4 out of 4 stars
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How I Became Santa Clause is a holiday-themed children’s book by Chris Kringle. In this fictional story, kids learn about the legend of Santa through a creative dramatization of several real-world events and historical facts. It is narrated through the author’s unique point of view as THE self-professed, one-and-only Santa Clause.
Born on January 1, 1900, Christopher Clause Kringle had humble beginnings in New York City. As he recounts his earliest years, he mentions meeting several historical figures. Henry Ford, Babe Ruth, Milton Hershey, and President Roosevelt all left positive impressions on the young boy and shaped who he was to eventually become.
He had a best friend named Wally, who became his adopted brother, and at eight years of age, Kringle started leaving presents for his loved ones under the family Christmas tree. As the years went on, the Kringle Brothers began secretly delivering presents far and wide, and they even repaired and assembled toys in their home garage. One winter, during a trip to the North Pole, Kringle met a group of Elves in the subterranean tunnels beneath the Village of Elf, and it was there that he was given the holy name of Santa (to combine with his given middle name of Clause). Santa’s Workshop eventually came into being, and some local reindeer were recruited to help spread his messages of peace and joy far and wide.
I enjoyed coming across pictures and mentions of vintage toys and keepsakes, as marbles, jacks, and hopscotch games blended seamlessly with sewing, sledding, and cows being milked. I encountered recurring themes of acceptance, unity, and inclusion, and I loved how the author stressed the importance of education, friendships, and earning trust, even in the face of economic struggle and poverty.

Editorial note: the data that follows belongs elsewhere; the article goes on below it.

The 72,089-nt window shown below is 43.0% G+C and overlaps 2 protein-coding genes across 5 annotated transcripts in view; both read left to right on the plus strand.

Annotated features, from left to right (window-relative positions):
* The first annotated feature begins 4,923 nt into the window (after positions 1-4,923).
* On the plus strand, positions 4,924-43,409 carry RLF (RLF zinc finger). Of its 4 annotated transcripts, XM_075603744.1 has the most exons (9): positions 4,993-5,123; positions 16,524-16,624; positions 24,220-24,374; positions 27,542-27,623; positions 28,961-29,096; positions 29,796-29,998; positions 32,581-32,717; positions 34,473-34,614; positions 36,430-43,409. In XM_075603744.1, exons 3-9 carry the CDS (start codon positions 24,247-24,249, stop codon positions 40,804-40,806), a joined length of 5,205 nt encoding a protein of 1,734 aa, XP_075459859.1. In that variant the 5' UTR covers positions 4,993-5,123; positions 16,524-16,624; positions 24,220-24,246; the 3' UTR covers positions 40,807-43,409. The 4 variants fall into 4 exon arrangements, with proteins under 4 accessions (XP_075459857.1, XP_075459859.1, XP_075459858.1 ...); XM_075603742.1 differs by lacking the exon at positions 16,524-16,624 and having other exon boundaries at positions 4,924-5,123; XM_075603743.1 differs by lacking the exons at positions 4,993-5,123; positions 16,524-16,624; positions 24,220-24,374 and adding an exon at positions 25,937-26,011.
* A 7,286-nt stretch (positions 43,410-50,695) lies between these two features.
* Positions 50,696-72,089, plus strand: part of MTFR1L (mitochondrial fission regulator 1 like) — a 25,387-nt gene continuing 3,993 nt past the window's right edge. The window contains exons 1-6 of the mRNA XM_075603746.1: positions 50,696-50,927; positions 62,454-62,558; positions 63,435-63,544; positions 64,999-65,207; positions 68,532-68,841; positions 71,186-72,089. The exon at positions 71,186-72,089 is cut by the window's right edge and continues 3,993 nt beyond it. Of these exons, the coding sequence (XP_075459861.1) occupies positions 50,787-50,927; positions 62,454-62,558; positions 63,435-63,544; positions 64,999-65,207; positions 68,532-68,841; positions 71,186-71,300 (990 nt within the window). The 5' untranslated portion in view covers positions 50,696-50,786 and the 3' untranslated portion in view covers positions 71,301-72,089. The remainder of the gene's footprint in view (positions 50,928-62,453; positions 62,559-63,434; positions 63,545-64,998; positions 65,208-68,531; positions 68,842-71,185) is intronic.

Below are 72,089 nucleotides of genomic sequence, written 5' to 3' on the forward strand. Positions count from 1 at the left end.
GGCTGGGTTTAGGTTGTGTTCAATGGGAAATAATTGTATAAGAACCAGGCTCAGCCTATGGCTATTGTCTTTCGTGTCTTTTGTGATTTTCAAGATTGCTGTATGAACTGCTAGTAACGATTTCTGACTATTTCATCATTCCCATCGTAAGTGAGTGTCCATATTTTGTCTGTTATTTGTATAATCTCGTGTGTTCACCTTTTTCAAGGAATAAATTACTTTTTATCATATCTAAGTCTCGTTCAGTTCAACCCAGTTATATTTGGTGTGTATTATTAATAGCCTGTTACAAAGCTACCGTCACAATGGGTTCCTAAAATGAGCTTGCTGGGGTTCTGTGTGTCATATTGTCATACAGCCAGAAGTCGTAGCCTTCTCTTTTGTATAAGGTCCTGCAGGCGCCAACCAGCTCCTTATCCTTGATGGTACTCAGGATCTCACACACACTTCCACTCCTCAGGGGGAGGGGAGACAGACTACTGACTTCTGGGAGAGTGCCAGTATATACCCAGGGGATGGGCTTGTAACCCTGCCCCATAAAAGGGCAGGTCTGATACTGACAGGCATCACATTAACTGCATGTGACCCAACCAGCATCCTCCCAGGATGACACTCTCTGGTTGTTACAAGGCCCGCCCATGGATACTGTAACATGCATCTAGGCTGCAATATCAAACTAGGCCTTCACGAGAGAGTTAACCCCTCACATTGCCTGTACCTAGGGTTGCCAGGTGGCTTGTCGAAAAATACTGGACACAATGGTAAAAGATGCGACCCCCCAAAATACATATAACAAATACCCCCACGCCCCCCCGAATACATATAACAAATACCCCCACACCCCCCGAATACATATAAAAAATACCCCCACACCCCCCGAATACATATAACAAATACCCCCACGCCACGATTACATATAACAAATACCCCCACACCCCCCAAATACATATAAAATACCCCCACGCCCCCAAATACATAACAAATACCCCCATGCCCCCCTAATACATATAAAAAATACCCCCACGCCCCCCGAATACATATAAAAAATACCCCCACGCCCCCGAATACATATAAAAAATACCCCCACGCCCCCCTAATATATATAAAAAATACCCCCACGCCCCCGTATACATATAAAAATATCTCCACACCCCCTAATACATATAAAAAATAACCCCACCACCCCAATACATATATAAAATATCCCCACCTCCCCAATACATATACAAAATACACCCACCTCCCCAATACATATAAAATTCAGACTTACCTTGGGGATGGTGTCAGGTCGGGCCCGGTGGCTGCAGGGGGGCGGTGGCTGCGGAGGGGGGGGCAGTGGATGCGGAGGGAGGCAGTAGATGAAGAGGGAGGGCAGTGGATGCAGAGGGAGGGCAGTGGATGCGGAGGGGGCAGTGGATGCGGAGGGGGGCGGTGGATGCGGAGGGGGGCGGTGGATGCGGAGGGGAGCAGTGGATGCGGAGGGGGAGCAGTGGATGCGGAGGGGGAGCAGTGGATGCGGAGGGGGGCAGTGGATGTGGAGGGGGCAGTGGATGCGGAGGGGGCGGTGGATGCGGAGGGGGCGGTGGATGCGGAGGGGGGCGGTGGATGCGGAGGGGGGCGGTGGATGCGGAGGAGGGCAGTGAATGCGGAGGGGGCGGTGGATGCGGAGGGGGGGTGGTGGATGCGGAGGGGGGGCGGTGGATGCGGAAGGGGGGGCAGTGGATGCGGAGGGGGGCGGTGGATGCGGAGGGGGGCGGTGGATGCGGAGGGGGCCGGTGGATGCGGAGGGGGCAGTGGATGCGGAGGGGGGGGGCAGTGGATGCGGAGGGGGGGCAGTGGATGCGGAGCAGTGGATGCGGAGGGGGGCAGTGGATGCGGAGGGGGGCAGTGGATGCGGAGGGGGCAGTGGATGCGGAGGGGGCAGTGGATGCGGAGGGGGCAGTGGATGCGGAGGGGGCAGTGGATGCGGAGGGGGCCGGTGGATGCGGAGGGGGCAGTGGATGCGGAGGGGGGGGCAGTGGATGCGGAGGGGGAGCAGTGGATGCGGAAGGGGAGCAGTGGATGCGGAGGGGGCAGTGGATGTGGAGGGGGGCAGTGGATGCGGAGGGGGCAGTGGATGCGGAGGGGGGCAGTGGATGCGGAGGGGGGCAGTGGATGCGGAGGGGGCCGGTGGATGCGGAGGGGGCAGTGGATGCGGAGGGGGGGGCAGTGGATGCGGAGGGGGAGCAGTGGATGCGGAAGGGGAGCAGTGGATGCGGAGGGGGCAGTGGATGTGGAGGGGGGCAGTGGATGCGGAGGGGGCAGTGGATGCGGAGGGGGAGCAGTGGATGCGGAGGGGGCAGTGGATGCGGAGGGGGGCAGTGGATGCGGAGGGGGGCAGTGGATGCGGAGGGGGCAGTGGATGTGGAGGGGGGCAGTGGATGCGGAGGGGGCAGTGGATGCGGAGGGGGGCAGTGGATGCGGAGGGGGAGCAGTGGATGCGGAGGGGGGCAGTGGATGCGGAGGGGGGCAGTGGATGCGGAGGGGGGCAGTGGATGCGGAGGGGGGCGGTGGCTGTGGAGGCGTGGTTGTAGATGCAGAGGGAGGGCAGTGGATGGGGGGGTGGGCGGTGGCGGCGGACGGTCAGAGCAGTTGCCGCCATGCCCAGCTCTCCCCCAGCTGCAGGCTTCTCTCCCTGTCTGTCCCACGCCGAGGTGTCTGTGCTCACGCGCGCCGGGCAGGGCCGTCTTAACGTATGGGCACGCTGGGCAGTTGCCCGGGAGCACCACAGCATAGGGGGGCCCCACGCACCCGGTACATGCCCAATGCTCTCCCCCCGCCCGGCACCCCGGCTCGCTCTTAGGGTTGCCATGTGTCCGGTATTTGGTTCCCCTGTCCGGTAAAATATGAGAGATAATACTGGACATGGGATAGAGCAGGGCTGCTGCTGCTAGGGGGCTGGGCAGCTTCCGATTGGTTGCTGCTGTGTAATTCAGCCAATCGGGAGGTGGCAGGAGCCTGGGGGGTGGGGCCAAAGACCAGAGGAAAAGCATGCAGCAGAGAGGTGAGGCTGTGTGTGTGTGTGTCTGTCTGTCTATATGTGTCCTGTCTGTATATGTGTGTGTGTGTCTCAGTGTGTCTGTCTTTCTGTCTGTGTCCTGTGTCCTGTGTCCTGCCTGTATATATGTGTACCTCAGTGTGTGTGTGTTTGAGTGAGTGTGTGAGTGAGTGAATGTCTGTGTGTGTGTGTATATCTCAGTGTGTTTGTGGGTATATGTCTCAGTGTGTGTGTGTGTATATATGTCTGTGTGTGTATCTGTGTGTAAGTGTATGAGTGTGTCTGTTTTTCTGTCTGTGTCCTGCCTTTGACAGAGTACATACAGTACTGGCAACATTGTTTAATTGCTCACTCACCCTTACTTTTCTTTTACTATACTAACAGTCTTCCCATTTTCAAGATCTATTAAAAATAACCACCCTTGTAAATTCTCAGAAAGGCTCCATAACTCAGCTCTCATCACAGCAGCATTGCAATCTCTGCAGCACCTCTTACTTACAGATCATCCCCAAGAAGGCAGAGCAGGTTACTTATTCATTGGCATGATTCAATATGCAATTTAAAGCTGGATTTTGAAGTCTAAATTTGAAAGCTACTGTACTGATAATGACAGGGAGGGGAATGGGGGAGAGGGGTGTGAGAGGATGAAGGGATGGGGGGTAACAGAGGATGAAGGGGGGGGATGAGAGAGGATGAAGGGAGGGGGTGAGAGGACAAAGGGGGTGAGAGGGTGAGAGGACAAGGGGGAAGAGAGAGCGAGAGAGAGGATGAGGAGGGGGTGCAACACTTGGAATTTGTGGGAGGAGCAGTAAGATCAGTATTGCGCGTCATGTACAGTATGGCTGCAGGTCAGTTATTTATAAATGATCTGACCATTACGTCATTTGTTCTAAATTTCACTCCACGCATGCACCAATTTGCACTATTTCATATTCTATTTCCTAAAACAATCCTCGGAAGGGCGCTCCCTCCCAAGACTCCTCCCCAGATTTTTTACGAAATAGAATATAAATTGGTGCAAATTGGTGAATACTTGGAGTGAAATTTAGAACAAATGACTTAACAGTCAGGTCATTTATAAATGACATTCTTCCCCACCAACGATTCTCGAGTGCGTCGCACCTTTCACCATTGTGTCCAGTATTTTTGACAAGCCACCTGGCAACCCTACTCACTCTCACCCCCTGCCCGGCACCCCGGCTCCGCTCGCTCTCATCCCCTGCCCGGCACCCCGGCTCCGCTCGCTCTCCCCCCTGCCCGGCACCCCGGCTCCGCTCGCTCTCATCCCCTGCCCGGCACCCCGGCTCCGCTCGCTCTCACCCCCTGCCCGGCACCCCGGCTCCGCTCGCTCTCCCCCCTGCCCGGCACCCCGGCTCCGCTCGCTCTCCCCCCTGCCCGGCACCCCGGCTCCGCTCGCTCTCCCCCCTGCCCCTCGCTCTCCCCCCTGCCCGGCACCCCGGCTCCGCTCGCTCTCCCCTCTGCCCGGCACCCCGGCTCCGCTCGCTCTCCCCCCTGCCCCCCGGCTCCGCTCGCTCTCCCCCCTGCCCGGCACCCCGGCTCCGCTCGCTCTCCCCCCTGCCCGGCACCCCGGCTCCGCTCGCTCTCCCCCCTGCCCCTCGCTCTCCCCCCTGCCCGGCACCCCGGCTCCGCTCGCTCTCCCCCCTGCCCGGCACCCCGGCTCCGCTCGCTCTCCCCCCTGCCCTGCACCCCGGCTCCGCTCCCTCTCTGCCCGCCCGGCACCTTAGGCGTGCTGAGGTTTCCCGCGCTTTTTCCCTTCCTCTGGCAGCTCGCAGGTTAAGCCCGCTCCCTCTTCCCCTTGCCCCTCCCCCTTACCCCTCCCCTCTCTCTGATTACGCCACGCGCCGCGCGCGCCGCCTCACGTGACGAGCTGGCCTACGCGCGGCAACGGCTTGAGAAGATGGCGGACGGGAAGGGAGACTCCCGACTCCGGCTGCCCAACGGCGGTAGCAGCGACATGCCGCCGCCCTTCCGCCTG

The glossy pages featured a well-balanced mix of informational text, snowflake designs, colored illustrations, and antique photographs, and I genuinely found myself chuckling at several comedic pictures and runs of witty wording throughout. While I did come across a few grammatical and typographical errors throughout the span of seventy-two pages, they did not impact my overall enjoyment of the story, and there was nothing I disliked about the book or its chosen layout.
I feel this book would be appropriate for children over the age of five, especially ones who are readily fascinated by Christmastime, magical personalities, reindeer, and origin stories. This one should appeal to readers of any religious belief or denomination, and kids will encounter mentions of baseball trivia and many famous geographical landmarks, such as the Eiffel Tower, the Great Wall of China, and Machu Picchu. I gladly award How I Became Santa Clause a rating of 4 out of 4 stars and hope that it will become a quirky holiday classic that remains perched on bookshelves for years to come!
How I Became Santa Clause
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